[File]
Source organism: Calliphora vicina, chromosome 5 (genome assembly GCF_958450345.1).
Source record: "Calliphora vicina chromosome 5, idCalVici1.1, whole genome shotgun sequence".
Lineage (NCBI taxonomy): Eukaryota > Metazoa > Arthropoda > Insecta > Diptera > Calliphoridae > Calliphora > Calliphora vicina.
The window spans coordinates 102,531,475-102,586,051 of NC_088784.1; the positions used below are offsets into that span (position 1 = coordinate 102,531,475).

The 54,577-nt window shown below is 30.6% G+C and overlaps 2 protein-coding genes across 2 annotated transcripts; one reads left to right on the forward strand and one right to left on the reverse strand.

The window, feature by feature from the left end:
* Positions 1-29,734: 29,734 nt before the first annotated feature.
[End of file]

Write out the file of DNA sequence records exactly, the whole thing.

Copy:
Source organism: Calliphora vicina, chromosome 5 (genome assembly GCF_958450345.1).
Source record: "Calliphora vicina chromosome 5, idCalVici1.1, whole genome shotgun sequence".
Lineage (NCBI taxonomy): Eukaryota > Metazoa > Arthropoda > Insecta > Diptera > Calliphoridae > Calliphora > Calliphora vicina.
The window spans coordinates 102,531,475-102,586,051 of NC_088784.1; the positions used below are offsets into that span (position 1 = coordinate 102,531,475).

The 54,577-nt window shown below is 30.6% G+C and overlaps 2 protein-coding genes across 2 annotated transcripts; one reads left to right on the forward strand and one right to left on the reverse strand.

The window, feature by feature from the left end:
* Positions 1-29,734: 29,734 nt before the first annotated feature.